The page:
By Sandra Thomas
West End NDP candidate Spencer Herbert says a decision by the Residential Tenancy Office to allow an almost 40 per cent rent increase at the Seafield Apartments in the West End signals the end of rent control.
“Rent control is effectively dead in this province,” said Herbert, who represented the former Vancouver-Burrard riding before it was redistributed for the election. “And now, thanks to the Liberals, renters have no protection.”
Rent control guidelines limit annual rent increases to 3.7 per cent, but a clause in the provincial Residential Tenancy Act allows landlords to apply for higher amounts if they can prove units in neighbouring buildings garner substantially higher rent. In January, landlords Gordon Nelson Investments notified tenants of the Seafield, at 1436 Pendrell St., of rent increases up to 73 per cent. The tenants appealed, and this week the Residential Tenancy Office approved increases of up to 38 per cent.
Arbitration decisions aren’t legally binding, but are often used as examples during later disputes, which makes the tenants believes the ruling could set a precedent.
Herbert said the rental legislation must be changed, particularly the geographic profiling clause. “In the case of the Seafield I raised the issue with [Liberal Minister of Housing] Rich Coleman and said the legislation has to be changed,” Herbert said. “But he said it’s fine. That’s why I introduced a private members’ bill asking to get rid of this part of the code.”
Liberal Vancouver-West-End candidate Laura McDiarmid said while any legislation is open for review, she believes the law worked in favour of the tenants. “I’m very sympathetic to renters as are all the B.C. Liberals,” she said. “But from the sounds of it there was a reduction in what the landlords had initially applied for. To me that sounds like a win for these tenants.”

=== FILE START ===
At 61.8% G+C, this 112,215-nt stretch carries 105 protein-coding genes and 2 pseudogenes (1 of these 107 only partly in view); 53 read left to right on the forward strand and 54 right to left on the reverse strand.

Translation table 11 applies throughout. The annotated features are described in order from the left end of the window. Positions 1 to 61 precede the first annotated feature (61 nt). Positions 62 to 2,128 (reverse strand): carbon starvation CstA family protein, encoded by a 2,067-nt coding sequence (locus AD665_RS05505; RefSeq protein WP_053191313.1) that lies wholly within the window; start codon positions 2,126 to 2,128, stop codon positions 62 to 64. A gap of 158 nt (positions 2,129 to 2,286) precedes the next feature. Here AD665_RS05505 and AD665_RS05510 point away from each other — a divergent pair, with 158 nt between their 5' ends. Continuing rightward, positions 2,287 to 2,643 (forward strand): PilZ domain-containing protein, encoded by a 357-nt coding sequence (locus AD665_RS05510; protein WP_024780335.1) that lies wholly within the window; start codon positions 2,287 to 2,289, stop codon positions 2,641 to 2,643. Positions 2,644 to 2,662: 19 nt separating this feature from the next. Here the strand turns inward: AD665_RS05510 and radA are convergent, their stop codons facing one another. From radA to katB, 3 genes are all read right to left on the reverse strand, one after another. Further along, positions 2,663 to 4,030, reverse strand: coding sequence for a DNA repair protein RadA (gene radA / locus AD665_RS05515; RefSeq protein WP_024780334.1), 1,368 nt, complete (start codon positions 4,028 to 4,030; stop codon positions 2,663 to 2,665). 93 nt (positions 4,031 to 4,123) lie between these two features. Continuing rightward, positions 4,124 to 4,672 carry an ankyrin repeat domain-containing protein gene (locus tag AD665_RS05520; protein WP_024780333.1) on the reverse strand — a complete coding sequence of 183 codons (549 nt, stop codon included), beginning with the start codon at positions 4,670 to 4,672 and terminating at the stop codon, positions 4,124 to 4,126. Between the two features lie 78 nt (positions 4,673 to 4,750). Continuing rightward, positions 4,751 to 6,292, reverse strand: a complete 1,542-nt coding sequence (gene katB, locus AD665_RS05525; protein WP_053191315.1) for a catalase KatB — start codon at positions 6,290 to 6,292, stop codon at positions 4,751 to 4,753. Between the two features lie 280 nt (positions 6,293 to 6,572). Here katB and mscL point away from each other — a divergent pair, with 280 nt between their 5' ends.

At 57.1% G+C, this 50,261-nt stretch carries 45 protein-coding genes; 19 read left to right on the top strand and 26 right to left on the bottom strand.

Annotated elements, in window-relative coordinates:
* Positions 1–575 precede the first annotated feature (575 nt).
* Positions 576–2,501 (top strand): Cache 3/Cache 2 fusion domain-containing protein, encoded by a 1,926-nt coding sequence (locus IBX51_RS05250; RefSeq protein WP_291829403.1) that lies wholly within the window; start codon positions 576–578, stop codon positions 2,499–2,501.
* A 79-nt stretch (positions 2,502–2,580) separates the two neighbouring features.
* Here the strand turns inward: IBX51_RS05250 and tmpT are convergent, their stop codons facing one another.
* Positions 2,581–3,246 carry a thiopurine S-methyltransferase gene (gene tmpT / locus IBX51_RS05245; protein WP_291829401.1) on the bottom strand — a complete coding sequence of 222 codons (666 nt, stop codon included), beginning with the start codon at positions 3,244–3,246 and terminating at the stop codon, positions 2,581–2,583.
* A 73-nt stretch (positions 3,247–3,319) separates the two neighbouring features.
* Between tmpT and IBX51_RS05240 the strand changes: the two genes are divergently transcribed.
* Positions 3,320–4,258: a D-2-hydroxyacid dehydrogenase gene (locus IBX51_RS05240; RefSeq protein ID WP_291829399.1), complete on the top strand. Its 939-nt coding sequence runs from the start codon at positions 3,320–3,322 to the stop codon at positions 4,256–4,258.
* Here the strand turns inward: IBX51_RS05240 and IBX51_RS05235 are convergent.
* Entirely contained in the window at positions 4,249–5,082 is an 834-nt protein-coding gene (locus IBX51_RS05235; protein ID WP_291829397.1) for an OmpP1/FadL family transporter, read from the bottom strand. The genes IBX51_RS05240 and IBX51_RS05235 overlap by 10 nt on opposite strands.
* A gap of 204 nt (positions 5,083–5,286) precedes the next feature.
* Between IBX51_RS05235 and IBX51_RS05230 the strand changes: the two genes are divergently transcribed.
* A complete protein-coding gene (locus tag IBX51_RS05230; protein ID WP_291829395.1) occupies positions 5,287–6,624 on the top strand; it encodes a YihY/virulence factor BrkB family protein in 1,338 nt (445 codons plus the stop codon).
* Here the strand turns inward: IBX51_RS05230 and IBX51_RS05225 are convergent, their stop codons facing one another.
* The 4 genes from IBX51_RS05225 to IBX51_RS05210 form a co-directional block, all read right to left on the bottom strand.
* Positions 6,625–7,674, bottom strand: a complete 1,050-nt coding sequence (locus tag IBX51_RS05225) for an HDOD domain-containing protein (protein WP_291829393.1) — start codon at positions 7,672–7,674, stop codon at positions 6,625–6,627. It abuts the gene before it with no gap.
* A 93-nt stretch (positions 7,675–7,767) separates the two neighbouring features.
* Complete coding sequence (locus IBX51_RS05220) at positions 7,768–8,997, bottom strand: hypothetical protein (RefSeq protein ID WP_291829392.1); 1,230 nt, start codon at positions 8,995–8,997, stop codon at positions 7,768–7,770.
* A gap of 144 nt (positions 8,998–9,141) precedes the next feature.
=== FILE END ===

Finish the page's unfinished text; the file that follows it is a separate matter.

McDiarmid said the Liberals have offered incentives to landlords to keep rental units intact. “We have to look at both sides,” she said. A message posted on a website run by Seafield tenants says they won’t comment on the decision because they’re seeking legal advice and are considering a judicial review of the decision.
The rent increase will affect nine units out of 14 at the Seafield, which means the rent on seven two-bedroom units will increase from between $1,358 and $1,450 to $1,833 by next year.
If the initial application had been approved, the $1,374 rent on a two-bedroom apartment would have increased to $2,255. The tenants facing the highest rent increase of 38 per cent are 82-year-old Roland McFall and his 93-year-old sister Mary who’ve lived in the building for 48 years.
According to the 12-page ruling by dispute resolution officer K. Miller, the landlords can raise the rent in three increments, with three months notice in between each increase.
The ruling notes the landlords didn’t have to prove rents at the Seafield are significantly lower than “all” comparable apartments, but merely prove there are “some” units with higher rents than the subject units. Neither the West End Renter’s Survey, complied by the tenants, or the Canada Mortgage and Housing Corporation’s analysis of the survey, were considered as evidence.